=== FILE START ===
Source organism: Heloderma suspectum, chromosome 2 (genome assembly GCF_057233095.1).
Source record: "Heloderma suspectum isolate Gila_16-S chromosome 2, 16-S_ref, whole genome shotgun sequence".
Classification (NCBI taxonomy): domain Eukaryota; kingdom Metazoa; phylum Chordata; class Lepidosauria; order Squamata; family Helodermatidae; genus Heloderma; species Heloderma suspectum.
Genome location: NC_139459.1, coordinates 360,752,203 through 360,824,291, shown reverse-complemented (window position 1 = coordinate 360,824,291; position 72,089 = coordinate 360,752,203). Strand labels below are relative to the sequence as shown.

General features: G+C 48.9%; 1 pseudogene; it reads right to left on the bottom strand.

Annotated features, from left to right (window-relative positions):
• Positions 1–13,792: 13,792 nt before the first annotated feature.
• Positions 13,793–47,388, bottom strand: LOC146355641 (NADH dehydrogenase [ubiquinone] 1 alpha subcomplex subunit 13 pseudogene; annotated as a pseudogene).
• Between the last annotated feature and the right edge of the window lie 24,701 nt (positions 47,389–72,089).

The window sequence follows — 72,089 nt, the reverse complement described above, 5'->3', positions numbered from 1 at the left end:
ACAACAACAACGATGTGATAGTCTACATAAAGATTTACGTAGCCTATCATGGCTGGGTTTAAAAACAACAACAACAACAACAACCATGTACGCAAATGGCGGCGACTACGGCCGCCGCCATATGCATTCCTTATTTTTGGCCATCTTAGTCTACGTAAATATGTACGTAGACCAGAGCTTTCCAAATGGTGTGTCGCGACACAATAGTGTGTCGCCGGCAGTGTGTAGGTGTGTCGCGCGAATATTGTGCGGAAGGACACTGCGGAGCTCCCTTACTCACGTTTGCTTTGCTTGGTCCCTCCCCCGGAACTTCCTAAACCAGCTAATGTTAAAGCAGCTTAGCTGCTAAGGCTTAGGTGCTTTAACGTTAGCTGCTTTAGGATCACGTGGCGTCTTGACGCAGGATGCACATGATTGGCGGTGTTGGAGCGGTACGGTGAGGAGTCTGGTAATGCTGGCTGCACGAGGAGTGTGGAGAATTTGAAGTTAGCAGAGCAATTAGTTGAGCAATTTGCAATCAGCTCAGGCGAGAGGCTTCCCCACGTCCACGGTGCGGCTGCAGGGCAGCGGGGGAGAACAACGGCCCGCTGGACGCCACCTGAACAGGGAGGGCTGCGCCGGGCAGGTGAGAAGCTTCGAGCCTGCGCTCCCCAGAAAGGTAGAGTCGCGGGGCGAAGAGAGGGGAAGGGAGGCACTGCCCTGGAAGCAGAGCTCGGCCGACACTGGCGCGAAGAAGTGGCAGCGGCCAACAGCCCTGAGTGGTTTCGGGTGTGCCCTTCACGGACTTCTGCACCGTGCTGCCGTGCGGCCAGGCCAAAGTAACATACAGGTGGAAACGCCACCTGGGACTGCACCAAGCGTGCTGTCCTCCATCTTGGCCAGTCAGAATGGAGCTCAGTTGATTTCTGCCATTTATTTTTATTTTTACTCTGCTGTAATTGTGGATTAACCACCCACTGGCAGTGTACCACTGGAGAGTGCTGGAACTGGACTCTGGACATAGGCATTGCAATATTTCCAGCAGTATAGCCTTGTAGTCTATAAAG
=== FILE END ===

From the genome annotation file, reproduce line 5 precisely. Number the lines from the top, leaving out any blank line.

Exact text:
General features: G+C 48.9%; 1 pseudogene; it reads right to left on the bottom strand.